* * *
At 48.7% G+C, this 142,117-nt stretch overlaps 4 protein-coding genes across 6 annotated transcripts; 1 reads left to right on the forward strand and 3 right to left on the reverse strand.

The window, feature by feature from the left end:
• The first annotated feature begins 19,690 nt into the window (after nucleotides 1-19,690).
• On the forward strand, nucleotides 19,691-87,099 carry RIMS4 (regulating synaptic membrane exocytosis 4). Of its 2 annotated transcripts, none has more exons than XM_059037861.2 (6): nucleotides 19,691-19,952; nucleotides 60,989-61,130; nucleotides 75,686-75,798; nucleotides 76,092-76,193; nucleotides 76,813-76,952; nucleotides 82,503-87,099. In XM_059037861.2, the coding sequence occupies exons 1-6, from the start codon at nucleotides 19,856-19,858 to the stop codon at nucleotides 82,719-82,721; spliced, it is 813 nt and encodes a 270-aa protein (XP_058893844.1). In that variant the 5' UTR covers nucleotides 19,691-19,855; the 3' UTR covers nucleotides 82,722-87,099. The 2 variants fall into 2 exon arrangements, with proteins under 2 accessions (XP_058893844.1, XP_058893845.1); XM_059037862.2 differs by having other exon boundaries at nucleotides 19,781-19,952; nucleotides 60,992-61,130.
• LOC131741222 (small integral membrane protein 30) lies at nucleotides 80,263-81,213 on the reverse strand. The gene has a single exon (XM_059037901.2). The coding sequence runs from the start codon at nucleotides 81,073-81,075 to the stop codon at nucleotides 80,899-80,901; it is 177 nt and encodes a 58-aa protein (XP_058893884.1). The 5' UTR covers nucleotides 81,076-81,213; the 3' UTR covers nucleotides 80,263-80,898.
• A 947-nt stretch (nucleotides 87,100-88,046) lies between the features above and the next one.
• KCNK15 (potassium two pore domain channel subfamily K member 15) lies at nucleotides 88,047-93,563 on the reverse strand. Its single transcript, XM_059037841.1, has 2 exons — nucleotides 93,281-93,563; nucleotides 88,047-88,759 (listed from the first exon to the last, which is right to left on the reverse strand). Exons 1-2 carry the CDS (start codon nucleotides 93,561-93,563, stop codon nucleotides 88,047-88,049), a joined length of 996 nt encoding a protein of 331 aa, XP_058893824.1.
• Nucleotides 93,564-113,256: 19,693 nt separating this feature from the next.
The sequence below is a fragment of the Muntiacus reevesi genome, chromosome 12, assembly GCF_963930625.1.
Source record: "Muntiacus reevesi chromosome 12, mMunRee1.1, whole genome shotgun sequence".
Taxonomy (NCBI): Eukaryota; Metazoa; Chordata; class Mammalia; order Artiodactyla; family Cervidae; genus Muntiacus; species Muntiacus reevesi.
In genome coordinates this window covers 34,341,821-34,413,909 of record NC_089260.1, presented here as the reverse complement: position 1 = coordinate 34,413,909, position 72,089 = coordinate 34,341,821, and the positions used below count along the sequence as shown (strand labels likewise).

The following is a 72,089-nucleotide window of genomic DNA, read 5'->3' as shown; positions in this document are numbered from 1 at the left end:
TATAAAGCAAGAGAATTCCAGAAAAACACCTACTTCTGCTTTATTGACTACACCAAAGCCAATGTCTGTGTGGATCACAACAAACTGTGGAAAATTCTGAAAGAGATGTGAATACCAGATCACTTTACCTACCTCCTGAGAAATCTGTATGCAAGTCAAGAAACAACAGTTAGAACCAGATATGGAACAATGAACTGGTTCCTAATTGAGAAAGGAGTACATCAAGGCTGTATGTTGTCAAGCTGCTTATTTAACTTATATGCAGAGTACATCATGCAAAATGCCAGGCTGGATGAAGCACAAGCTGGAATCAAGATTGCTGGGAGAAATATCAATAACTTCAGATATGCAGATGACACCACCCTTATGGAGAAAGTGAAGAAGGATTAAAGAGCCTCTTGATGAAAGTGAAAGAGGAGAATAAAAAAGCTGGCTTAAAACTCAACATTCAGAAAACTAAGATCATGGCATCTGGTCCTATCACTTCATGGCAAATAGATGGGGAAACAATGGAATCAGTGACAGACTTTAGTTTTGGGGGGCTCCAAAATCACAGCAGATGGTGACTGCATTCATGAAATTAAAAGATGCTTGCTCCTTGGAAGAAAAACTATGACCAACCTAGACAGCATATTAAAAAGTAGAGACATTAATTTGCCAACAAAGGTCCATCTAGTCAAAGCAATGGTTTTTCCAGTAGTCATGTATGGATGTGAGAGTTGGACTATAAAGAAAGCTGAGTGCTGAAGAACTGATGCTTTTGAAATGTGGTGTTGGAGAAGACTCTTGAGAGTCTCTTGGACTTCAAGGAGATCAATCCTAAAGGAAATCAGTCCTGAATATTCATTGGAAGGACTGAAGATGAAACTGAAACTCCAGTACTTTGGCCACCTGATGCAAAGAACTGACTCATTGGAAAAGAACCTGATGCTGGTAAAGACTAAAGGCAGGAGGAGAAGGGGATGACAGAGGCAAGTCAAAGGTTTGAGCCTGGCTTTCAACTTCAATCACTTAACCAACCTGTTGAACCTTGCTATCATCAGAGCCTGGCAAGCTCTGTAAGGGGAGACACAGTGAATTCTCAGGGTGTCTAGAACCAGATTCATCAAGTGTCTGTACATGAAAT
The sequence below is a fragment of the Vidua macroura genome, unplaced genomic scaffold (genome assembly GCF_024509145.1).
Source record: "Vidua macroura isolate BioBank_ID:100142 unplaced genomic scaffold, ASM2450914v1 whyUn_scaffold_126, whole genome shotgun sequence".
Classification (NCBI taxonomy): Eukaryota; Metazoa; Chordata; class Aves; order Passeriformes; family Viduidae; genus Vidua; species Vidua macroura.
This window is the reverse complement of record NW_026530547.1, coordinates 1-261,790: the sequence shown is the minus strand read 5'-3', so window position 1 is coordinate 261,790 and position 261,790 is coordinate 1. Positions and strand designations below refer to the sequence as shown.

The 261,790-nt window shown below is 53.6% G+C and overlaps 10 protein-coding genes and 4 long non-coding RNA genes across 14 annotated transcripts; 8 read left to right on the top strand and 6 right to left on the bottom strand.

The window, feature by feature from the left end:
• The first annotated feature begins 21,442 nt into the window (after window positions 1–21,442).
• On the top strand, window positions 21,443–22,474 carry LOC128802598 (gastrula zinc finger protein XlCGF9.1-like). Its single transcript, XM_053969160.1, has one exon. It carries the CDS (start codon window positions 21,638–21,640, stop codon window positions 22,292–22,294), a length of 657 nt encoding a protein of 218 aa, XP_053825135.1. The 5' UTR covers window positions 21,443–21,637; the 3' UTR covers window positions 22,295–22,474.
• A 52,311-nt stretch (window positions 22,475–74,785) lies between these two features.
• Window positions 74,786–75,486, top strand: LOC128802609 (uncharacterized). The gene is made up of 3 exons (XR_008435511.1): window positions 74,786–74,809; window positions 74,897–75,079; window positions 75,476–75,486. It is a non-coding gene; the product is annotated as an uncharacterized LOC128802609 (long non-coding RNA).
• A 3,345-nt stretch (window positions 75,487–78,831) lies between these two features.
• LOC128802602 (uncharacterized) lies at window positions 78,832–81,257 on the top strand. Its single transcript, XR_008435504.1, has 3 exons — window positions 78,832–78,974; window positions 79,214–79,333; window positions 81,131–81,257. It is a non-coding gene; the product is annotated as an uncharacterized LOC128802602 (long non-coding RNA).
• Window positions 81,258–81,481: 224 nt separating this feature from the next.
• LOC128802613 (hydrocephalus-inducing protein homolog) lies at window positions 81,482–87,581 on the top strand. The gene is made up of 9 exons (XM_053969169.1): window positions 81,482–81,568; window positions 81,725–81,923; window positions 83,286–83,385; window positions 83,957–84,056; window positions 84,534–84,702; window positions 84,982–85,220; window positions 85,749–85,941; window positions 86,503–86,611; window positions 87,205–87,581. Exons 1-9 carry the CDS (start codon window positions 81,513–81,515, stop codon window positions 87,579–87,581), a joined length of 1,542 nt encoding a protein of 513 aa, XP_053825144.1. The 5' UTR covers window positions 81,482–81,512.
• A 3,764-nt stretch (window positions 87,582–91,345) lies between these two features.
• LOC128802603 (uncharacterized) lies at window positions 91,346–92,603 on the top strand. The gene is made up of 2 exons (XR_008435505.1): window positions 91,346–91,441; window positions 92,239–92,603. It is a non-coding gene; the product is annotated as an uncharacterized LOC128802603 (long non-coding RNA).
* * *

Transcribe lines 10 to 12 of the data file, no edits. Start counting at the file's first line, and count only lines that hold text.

Source record: "Muntiacus reevesi chromosome 12, mMunRee1.1, whole genome shotgun sequence".
Taxonomy (NCBI): Eukaryota; Metazoa; Chordata; class Mammalia; order Artiodactyla; family Cervidae; genus Muntiacus; species Muntiacus reevesi.
In genome coordinates this window covers 34,341,821-34,413,909 of record NC_089260.1, presented here as the reverse complement: position 1 = coordinate 34,413,909, position 72,089 = coordinate 34,341,821, and the positions used below count along the sequence as shown (strand labels likewise).